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History of California State University, Bakersfield

Companion to the HRC exhibit

Dean Emeritus Curt Asher's Welcome Message

California State University, Bakersfield is the product of many hands and minds.  It was planted in the fertile farming fields of Kern County and opened in 1970, shaping the southern San Joaquin Valley by providing leaders in professions ranging from education to law enforcement to nursing to business to the arts. It has been a community center for cultural Dean Curt Asherand intellectual engagement, where new artists and musicians and actors shared their skills and where accomplished scholars shared their ideas.  It is a place where the arts and sciences have been nurtured and countless careers have been launched.

CSUB was originally envisioned as a small liberal arts college where students and scholar-professors would work together in an intimate and supportive environment across subject disciplines.  Regional needs clashed with that early idealistic vision of the campus, however, and CSUB’s mission quickly changed as it began filling local job opportunities with well-educated and capable graduates.  While the hard realities in the region may have altered the original direction of the campus, it never went entirely off-course.  Throughout its 50-year history, CSUB has offered students opportunities to immerse themselves in cross-disciplinary studies and to form close bonds with their professors.

California State College, Bakersfield opened in a turbulent year, with the war in Vietnam raging and unrest in cities and on campuses making headlines. It took President Paul Romberg, a tough but beloved ex-fighter pilot and scholar, and his hand-picked team of seasoned administrators and faculty members from the around country to build the only four-year higher education for 100-mile radius from scratch. While then-Governor Ronald Reagan warned of the dangers of campus unrest in his speech at the CSCB’s ground breaking, Romberg and his team occupied themselves with the hard work of opening doors of opportunity in one of the poorest regions in the nation.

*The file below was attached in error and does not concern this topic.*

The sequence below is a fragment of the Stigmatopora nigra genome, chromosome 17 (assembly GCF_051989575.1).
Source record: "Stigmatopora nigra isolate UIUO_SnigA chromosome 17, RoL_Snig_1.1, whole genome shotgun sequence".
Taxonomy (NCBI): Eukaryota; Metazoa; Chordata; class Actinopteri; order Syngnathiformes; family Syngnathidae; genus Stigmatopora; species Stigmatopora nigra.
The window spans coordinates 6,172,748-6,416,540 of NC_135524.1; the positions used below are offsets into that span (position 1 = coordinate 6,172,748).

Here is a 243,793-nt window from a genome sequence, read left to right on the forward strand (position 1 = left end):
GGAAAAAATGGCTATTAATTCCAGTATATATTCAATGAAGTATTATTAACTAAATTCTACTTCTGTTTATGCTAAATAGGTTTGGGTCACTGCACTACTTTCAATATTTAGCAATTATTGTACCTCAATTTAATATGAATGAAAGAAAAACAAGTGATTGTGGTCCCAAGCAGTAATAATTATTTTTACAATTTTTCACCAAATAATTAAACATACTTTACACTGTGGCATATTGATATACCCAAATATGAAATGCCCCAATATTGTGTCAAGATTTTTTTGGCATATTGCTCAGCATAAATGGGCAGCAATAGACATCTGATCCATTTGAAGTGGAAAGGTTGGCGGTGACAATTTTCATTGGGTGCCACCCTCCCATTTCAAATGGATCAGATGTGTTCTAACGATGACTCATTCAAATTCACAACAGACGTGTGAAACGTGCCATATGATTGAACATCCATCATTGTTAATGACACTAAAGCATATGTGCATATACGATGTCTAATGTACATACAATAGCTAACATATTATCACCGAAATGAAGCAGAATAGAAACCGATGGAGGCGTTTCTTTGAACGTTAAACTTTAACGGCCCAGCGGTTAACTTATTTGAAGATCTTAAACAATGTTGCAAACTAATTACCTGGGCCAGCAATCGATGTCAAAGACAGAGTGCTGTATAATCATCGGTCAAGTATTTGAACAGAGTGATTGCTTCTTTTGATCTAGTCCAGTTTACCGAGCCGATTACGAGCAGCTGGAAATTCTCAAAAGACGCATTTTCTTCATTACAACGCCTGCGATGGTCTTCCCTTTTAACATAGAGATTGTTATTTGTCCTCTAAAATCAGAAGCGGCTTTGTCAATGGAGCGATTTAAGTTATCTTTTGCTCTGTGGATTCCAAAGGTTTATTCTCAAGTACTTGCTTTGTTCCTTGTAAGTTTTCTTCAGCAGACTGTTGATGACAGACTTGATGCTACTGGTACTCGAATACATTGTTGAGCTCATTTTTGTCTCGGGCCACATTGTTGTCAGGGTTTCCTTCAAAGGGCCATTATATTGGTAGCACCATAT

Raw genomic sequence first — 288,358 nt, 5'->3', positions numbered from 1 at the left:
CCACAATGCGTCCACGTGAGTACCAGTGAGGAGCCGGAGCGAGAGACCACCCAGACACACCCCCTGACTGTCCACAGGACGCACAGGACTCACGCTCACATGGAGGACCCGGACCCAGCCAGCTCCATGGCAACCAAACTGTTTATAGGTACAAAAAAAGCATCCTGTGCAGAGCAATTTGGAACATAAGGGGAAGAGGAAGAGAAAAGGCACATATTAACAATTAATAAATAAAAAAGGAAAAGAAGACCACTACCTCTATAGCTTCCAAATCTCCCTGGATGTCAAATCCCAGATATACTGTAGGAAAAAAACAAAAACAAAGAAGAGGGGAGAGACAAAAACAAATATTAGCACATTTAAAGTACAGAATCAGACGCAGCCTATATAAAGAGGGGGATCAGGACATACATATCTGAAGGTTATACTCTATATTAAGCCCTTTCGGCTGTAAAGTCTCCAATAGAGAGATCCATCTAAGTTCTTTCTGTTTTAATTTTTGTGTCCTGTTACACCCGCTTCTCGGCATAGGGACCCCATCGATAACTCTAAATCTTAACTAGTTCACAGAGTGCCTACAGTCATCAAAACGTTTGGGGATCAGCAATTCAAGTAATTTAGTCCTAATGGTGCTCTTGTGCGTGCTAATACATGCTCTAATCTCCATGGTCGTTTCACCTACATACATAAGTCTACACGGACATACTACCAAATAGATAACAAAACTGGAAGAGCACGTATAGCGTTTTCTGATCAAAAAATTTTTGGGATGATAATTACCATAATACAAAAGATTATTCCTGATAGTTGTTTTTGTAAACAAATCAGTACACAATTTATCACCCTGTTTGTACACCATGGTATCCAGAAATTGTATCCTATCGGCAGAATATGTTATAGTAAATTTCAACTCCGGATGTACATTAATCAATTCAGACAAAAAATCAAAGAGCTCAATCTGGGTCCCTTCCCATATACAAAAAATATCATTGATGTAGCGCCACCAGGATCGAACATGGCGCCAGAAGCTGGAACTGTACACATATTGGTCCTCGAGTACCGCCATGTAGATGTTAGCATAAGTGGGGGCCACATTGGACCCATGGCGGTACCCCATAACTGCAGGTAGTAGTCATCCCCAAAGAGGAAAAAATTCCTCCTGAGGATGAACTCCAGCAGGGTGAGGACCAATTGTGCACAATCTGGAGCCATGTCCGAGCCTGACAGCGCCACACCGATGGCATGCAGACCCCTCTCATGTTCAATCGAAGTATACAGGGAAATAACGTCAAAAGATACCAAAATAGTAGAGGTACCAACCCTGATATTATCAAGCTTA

Now on its fifth president, Dr. Lynnette Zelezny, the university has seen each administration make its mark. Under President Tomas Arciniega, the campus was designated a university rather than a four-year college.  Arciniega established a satellite campus in Lancaster and worked tirelessly to recruit Latino students from the community to the university, many of whom were the first in their families to attend college.  Under Arciniega, CSUB was designated a Hispanic-Serving Institution. Horace Mitchell oversaw expansive growth of the physical campus. Under his leadership, new buildings sprouted from the dirt and engineering and ag business programs were established and flourished, as a vibrant student culture emerged. Mitchell also led the campus athletic programs to Division 1 and saw its teams compete in national tournaments. Lynnette Zelezny, the first woman CSUB president, was named President of the Year by her CSU colleagues and is working to create a bright future for the campus, despite the being suddenly undercut by a virulent virus.

CSUB’s history, of course, is far more than administrative accomplishments.  It’s a million small stories carried in the memories of the thousands of people who have passed through its classrooms.  This exhibit, created under the capable direction of our archivist-librarian Chris Livingston and his assistant, historian Donato Cruz, attempts to present some moments from CSUB’s half century of existence. Please enjoy your tour!